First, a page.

Traffic Signals

Often developers proposing a new subdivision or shopping mall hope to get the Road Commission to install a traffic signal at the entrance to their development to make it easier to get in and out. If there are already traffic problems in the area, frequently local residents will voice their agreement that what is needed to solve the problem is another traffic signal. It is as if signals are viewed as some sort of cure-all. They are not. Traffic engineers, in making a determination of whether a signal is or is not "warranted," refer to a manual of guidelines known as the Michigan Manual of Uniform Traffic Control Devices. This manual covers everything from signals, to pavement markings, to signs. Virtually identical manuals are used in every state. This manual identifies no less than 11 warrants that may be reviewed in determining whether a signal should be installed. The warrants that receive the closest review, however, are: minimum vehicular volume, interruption of continuous traffic, and accident experience.

Reviewing Traffic Signals

The first relates to whether there is sufficient traffic coming out of the entrance or side street in question to consider stopping traffic on the main road. The second relates to whether or not the traffic is too heavy on the main road for motorists from the side street to pull out. The last is an indication that the people are having enough difficulty getting out that right-angle accidents are occurring. All of us have experienced delays pulling out onto main roads from time to time, and the thought may have occurred to us that someone should put a signal at that location so we could get out more easily. But let's take that to the extreme. Let's say that everyone gets the signal they want. Now you are able to pull out of your sub or shopping center at a signal. You travel two or three blocks, only to have to stop at another signal at another sub or shopping center. And so it goes for your entire trip: stop and go every two or three blocks. Sure, the signals can be synchronized so that if you travel at a precise speed you can make all of them, but as soon as the car in front of you slows up to make a turn or the truck ahead fails to accelerate fast enough to make the next signal, you are out of sync with the signals. Consider how long it would now take you to get home from work or shopping.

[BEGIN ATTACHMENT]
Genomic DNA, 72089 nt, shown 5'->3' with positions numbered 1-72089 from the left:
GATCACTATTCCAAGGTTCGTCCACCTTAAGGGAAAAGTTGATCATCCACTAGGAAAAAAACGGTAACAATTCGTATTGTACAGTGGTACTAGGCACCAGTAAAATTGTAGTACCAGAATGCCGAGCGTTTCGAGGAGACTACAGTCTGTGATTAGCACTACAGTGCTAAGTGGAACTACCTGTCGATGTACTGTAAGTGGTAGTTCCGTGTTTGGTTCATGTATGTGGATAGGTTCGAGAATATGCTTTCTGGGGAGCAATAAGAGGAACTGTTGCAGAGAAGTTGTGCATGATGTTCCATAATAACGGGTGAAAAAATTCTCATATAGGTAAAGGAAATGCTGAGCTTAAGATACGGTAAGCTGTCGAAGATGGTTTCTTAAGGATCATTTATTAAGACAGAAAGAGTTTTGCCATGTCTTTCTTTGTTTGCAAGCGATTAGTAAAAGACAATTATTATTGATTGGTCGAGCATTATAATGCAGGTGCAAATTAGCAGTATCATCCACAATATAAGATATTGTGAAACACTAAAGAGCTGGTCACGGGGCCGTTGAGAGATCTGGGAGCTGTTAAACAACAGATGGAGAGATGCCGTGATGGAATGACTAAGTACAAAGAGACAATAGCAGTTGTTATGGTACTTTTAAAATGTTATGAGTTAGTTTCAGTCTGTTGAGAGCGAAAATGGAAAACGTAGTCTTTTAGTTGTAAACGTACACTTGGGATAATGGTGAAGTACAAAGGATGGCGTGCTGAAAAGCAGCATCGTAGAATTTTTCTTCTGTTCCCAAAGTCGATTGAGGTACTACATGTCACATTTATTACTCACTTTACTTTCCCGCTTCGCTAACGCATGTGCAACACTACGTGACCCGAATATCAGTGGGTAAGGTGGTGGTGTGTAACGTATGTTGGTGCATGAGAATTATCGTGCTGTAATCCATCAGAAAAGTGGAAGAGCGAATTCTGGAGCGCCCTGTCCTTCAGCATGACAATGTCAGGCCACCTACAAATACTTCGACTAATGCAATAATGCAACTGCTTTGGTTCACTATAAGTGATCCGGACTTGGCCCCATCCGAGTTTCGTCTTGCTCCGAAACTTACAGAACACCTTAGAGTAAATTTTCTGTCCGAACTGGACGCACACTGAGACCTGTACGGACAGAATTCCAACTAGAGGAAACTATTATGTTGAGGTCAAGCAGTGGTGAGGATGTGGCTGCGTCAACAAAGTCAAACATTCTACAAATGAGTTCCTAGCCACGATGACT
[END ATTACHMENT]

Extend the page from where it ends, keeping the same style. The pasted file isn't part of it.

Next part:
Some people think that signals actually make the accidents go away. Actually it is possible to end up with more accidents after a signal is installed. However, the type of accidents change from right angle to rear end. If you were to obtain a listing of the top 200 intersections in the county where the greatest number of accidents were occurring each year, what do you think you would notice about those locations? You would find that all of them are signalized and have been for many years.

Why the Accidents?

Congestion and the fact that too often people who are frustrated at being delayed will take chances like running yellow lights, or even a red light. How many frustrated drivers would we have with signals every two or three blocks? The cost of installing a signal is often more than just erecting poles, wires and signal heads. Often road agencies are reluctant to signalize an intersection until the intersection can be widened to provide for a center, left-turn lane. If that is not done, the chances of rear-end accidents increases. Picture the situation where a driver sees a green light ahead and speeds up to make it, only to realize too late that the car ahead has stopped in the through lane (for lack of a turn lane) to make a left turn at the intersection. Keep all of the above in mind the next time you are having difficulty accessing a main road and you start thinking how nice it would be if someone put a signal there.